Monday, September 29, 2008

Except the 99 year old man

For every middle-age man I’ve talked to who has told me they wouldn’t want to live forever is one who would. Those who say they wouldn’t are generally ones who witnessed an aging parent or relative suffering from a chronic or terminal illness. They may have served as a caretaker and seen the agony and pain of their loved one clinging to life at the very end. My wife and I experienced this several years ago when we brought an older person into our home who had cancer and no immediate family to care for him. We served as comfort caregivers in the days leading up to his surgery, witnessing his horrific agony and pain as cancer attacked his body. Despite his pain, this man had great hopes that the surgery would be successful so his life could go on; in other words, he preferred life rather than death. God had a different plan for him, however, when died about two months later.

Some elderly clients have told me they wouldn’t want to live forever if it got to the point where they couldn’t live independently because they wouldn’t want to be a burden of their adult children. Interestingly is that, in most cases, they refer to the same adult children who will inherit whatever financial fortune amassed during their lifetime. The key phrase here is “if they got to the point where they couldn’t live independently”; otherwise they would prefer life rather than death. It is normal human behavior to have this preference, even among the most devoutly religious who believe a wonderful eternal life awaits them in heaven.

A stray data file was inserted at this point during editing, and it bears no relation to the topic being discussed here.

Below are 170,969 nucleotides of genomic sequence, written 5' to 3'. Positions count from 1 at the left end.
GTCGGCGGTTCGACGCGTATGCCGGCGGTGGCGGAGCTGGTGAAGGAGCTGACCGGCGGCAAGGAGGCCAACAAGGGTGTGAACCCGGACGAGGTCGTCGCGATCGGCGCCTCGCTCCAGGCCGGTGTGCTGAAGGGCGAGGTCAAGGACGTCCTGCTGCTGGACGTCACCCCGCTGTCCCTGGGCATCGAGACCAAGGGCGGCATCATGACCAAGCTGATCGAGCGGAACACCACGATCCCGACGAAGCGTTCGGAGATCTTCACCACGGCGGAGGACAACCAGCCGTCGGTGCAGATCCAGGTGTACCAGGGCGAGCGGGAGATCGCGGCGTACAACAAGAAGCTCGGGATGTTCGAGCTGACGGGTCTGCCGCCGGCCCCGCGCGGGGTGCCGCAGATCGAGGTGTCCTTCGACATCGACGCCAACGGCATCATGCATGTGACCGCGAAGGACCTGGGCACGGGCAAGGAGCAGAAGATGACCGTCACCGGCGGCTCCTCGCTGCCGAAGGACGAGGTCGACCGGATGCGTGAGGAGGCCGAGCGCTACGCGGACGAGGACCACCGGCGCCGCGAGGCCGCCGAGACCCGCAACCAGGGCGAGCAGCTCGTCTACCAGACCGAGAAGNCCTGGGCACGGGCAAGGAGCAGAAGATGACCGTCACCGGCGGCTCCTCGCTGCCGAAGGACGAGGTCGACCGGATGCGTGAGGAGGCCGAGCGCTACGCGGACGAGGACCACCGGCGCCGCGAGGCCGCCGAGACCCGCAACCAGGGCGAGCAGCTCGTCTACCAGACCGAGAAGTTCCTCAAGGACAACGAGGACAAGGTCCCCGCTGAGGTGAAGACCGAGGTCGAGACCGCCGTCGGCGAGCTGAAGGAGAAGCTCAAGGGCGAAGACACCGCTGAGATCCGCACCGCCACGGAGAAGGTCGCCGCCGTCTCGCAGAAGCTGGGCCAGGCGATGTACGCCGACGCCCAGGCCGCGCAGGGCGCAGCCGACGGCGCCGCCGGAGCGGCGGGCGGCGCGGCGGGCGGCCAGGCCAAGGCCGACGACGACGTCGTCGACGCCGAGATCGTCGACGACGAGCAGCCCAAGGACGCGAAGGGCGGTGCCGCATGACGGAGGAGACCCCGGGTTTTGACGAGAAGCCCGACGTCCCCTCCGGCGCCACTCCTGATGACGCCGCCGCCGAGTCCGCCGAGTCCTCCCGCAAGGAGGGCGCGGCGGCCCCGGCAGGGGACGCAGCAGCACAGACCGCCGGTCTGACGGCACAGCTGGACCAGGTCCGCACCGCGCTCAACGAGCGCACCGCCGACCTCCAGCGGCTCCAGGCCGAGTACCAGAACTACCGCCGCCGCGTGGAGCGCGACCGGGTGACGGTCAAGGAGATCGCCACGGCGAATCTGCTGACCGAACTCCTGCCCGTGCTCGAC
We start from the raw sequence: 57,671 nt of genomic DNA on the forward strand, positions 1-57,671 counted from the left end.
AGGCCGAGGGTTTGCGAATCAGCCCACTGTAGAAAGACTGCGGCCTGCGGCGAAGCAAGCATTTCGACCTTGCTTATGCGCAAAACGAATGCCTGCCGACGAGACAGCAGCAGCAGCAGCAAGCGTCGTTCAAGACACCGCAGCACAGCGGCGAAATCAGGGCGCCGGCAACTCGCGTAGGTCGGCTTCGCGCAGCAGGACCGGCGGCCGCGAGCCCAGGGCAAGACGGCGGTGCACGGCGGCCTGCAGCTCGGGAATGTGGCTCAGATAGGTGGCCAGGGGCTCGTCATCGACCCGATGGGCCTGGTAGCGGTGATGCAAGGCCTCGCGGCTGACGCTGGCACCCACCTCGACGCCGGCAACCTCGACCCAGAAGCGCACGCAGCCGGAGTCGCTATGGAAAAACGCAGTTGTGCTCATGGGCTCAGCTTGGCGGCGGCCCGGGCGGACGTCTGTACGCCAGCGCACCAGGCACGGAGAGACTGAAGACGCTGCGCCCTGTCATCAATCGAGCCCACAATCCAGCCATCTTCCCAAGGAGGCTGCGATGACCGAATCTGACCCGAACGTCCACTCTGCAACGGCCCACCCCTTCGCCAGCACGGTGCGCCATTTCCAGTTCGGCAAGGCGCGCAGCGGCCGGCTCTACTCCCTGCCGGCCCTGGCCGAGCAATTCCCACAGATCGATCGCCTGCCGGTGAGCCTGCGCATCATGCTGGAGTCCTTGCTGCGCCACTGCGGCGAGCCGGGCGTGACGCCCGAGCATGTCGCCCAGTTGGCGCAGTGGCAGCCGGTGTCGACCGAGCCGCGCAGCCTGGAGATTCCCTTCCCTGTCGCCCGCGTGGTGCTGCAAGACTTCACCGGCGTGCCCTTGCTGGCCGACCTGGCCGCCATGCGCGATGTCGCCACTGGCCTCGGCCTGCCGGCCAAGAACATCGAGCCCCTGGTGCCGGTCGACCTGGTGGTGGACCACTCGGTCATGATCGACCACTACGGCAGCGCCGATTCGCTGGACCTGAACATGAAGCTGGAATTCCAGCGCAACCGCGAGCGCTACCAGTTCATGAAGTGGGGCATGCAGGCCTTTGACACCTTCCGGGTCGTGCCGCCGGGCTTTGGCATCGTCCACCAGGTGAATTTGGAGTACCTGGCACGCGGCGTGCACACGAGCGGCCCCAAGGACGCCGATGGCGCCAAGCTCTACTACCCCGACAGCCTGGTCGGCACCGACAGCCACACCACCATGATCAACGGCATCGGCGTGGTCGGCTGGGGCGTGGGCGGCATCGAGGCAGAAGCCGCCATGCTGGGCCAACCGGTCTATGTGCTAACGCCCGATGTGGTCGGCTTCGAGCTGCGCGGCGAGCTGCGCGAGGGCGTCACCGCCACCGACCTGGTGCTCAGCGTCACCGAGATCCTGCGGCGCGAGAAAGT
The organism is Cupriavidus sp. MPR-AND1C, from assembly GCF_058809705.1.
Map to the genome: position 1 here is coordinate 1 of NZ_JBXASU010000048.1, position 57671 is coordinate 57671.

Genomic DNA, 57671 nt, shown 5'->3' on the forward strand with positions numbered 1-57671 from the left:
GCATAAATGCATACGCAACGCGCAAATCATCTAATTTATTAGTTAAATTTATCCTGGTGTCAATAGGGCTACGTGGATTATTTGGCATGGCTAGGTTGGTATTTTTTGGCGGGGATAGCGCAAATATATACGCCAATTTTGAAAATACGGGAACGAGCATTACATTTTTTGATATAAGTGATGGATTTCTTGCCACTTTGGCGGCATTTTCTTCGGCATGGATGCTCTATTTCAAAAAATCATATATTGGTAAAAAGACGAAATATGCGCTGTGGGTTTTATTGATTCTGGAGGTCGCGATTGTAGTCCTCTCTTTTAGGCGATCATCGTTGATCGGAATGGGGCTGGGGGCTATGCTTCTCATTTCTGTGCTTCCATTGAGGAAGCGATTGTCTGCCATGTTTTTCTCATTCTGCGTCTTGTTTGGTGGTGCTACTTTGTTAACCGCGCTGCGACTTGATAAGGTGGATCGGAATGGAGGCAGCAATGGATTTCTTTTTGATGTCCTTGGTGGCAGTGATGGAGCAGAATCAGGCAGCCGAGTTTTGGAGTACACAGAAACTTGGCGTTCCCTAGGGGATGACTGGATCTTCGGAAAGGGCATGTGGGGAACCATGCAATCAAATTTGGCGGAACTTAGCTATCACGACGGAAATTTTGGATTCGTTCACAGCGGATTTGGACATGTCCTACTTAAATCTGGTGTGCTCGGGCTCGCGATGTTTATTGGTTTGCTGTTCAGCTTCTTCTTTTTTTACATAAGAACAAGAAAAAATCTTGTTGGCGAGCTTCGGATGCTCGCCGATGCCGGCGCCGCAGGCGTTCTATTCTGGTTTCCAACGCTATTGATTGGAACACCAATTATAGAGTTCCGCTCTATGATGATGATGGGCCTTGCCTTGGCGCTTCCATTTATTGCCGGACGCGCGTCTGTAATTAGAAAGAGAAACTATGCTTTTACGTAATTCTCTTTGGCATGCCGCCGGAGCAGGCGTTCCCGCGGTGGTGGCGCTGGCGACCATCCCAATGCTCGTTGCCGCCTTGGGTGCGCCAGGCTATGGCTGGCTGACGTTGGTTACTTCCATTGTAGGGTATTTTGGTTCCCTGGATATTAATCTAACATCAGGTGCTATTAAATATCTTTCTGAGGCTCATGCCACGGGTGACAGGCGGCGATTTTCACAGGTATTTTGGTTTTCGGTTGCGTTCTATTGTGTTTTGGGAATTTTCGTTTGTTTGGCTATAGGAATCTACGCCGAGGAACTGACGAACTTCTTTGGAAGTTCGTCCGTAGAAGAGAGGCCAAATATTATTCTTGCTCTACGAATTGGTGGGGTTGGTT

With this preference of life rather than death are thoughts that old is what other people are, and that you are only old if there isn’t someone out there who is older than you. An elderly client of mine who is 89 years young said it best when he once told me “ain’t no man wants to live to be 100 except the 99 year old man.”

Pax Domini sit semper vobiscum

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